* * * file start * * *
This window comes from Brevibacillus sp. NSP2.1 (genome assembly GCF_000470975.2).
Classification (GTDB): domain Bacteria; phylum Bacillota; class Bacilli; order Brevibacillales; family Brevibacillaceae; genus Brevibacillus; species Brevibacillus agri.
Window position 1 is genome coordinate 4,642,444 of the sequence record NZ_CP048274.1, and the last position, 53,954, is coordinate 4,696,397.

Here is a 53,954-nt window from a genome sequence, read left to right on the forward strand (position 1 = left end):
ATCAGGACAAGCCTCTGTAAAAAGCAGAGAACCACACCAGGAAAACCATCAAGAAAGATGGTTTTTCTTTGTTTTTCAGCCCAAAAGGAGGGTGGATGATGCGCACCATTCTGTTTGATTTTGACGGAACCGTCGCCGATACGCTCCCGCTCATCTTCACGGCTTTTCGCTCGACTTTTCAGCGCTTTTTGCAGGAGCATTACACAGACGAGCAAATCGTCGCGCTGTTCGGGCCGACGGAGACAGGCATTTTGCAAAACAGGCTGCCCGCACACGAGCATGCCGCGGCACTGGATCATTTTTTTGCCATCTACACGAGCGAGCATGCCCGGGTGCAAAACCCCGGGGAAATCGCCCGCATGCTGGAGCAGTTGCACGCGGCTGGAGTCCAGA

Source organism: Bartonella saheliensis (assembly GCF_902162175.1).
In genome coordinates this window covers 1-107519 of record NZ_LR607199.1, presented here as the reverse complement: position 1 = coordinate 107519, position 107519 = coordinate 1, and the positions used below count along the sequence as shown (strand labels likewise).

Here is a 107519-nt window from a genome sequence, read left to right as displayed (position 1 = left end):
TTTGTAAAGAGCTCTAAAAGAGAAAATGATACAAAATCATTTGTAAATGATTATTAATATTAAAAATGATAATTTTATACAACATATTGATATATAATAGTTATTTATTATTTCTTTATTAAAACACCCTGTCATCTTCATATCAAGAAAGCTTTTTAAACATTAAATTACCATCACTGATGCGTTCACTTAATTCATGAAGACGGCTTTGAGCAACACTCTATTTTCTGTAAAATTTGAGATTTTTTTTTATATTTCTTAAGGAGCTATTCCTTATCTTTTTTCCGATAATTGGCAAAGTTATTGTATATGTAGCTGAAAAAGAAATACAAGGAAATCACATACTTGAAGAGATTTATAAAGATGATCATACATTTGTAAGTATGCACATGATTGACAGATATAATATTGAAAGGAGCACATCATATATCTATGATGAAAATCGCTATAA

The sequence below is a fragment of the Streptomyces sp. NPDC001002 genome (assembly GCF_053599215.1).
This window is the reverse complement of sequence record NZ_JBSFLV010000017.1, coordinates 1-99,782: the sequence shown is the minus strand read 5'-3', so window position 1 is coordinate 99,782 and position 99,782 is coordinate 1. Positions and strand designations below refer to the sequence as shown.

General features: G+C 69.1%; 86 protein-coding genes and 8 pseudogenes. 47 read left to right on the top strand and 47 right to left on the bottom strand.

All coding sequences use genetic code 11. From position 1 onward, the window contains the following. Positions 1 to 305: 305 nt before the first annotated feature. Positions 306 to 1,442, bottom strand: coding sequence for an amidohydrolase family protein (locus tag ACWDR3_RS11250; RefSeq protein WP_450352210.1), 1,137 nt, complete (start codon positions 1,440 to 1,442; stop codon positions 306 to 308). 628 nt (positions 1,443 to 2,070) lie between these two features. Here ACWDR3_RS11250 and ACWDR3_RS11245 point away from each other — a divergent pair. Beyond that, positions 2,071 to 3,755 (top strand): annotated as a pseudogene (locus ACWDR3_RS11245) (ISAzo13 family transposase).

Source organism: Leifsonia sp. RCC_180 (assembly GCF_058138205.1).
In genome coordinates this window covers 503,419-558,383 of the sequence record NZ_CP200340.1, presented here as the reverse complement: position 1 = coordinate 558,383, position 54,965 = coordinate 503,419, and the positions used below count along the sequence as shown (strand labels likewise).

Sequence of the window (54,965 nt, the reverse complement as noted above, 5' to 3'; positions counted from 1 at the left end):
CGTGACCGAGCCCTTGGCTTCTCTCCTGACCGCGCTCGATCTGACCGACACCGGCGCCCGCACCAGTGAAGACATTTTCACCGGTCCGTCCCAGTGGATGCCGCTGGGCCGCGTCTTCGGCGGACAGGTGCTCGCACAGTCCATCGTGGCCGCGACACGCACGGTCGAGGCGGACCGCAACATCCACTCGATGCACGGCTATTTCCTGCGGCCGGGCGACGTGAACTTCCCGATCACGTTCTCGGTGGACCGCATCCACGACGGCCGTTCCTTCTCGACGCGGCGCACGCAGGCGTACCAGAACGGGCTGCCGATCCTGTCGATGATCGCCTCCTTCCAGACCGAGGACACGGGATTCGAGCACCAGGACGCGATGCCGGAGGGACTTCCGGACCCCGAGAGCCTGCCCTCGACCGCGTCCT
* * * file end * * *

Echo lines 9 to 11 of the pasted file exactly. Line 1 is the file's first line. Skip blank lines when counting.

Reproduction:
TTTGTAAAGAGCTCTAAAAGAGAAAATGATACAAAATCATTTGTAAATGATTATTAATATTAAAAATGATAATTTTATACAACATATTGATATATAATAGTTATTTATTATTTCTTTATTAAAACACCCTGTCATCTTCATATCAAGAAAGCTTTTTAAACATTAAATTACCATCACTGATGCGTTCACTTAATTCATGAAGACGGCTTTGAGCAACACTCTATTTTCTGTAAAATTTGAGATTTTTTTTTATATTTCTTAAGGAGCTATTCCTTATCTTTTTTCCGATAATTGGCAAAGTTATTGTATATGTAGCTGAAAAAGAAATACAAGGAAATCACATACTTGAAGAGATTTATAAAGATGATCATACATTTGTAAGTATGCACATGATTGACAGATATAATATTGAAAGGAGCACATCATATATCTATGATGAAAATCGCTATAA

The sequence below is a fragment of the Streptomyces sp. NPDC001002 genome (assembly GCF_053599215.1).
This window is the reverse complement of sequence record NZ_JBSFLV010000017.1, coordinates 1-99,782: the sequence shown is the minus strand read 5'-3', so window position 1 is coordinate 99,782 and position 99,782 is coordinate 1. Positions and strand designations below refer to the sequence as shown.